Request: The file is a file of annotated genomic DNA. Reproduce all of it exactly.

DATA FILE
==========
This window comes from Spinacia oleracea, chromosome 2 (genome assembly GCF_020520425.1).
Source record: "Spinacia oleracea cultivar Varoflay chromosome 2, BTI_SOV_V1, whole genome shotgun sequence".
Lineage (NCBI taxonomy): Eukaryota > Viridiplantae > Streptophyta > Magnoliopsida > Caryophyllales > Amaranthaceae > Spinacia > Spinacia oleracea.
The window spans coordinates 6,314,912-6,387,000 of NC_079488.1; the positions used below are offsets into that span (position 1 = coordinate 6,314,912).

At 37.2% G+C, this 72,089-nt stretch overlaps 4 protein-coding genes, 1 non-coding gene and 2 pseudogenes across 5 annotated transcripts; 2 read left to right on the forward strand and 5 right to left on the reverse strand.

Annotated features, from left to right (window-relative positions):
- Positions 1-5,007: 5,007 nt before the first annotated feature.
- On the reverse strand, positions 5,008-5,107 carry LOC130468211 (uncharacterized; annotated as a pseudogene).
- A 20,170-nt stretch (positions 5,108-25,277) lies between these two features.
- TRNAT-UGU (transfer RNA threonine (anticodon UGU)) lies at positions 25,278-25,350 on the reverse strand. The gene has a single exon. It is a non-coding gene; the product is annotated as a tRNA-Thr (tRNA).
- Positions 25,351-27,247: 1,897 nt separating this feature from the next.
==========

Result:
This window comes from Spinacia oleracea, chromosome 2 (genome assembly GCF_020520425.1).
Source record: "Spinacia oleracea cultivar Varoflay chromosome 2, BTI_SOV_V1, whole genome shotgun sequence".
Lineage (NCBI taxonomy): Eukaryota > Viridiplantae > Streptophyta > Magnoliopsida > Caryophyllales > Amaranthaceae > Spinacia > Spinacia oleracea.
The window spans coordinates 6,314,912-6,387,000 of NC_079488.1; the positions used below are offsets into that span (position 1 = coordinate 6,314,912).

At 37.2% G+C, this 72,089-nt stretch overlaps 4 protein-coding genes, 1 non-coding gene and 2 pseudogenes across 5 annotated transcripts; 2 read left to right on the forward strand and 5 right to left on the reverse strand.

Annotated features, from left to right (window-relative positions):
- Positions 1-5,007: 5,007 nt before the first annotated feature.
- On the reverse strand, positions 5,008-5,107 carry LOC130468211 (uncharacterized; annotated as a pseudogene).
- A 20,170-nt stretch (positions 5,108-25,277) lies between these two features.
- TRNAT-UGU (transfer RNA threonine (anticodon UGU)) lies at positions 25,278-25,350 on the reverse strand. The gene has a single exon. It is a non-coding gene; the product is annotated as a tRNA-Thr (tRNA).
- Positions 25,351-27,247: 1,897 nt separating this feature from the next.